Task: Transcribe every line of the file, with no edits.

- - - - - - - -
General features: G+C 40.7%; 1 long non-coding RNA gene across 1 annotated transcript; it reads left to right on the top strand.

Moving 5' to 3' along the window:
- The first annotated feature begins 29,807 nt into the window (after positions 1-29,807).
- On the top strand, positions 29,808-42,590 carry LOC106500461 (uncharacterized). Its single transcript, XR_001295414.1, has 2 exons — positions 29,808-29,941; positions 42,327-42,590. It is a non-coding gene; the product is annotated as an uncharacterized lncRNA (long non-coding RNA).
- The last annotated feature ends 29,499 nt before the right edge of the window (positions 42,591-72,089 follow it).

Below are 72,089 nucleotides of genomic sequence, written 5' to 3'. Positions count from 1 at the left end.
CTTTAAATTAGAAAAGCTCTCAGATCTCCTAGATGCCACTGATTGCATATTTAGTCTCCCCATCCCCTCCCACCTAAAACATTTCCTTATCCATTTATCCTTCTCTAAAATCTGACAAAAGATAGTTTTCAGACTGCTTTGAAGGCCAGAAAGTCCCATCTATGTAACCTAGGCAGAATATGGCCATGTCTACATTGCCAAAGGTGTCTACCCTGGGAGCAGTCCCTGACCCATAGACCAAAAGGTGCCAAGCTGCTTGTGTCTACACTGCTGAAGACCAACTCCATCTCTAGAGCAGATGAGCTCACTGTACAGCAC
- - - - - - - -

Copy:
General features: G+C 40.7%; 1 long non-coding RNA gene across 1 annotated transcript; it reads left to right on the top strand.

Moving 5' to 3' along the window:
- The first annotated feature begins 29,807 nt into the window (after positions 1-29,807).
- On the top strand, positions 29,808-42,590 carry LOC106500461 (uncharacterized). Its single transcript, XR_001295414.1, has 2 exons — positions 29,808-29,941; positions 42,327-42,590. It is a non-coding gene; the product is annotated as an uncharacterized lncRNA (long non-coding RNA).
- The last annotated feature ends 29,499 nt before the right edge of the window (positions 42,591-72,089 follow it).

Below are 72,089 nucleotides of genomic sequence, written 5' to 3'. Positions count from 1 at the left end.
CTTTAAATTAGAAAAGCTCTCAGATCTCCTAGATGCCACTGATTGCATATTTAGTCTCCCCATCCCCTCCCACCTAAAACATTTCCTTATCCATTTATCCTTCTCTAAAATCTGACAAAAGATAGTTTTCAGACTGCTTTGAAGGCCAGAAAGTCCCATCTATGTAACCTAGGCAGAATATGGCCATGTCTACATTGCCAAAGGTGTCTACCCTGGGAGCAGTCCCTGACCCATAGACCAAAAGGTGCCAAGCTGCTTGTGTCTACACTGCTGAAGACCAACTCCATCTCTAGAGCAGATGAGCTCACTGTACAGCAC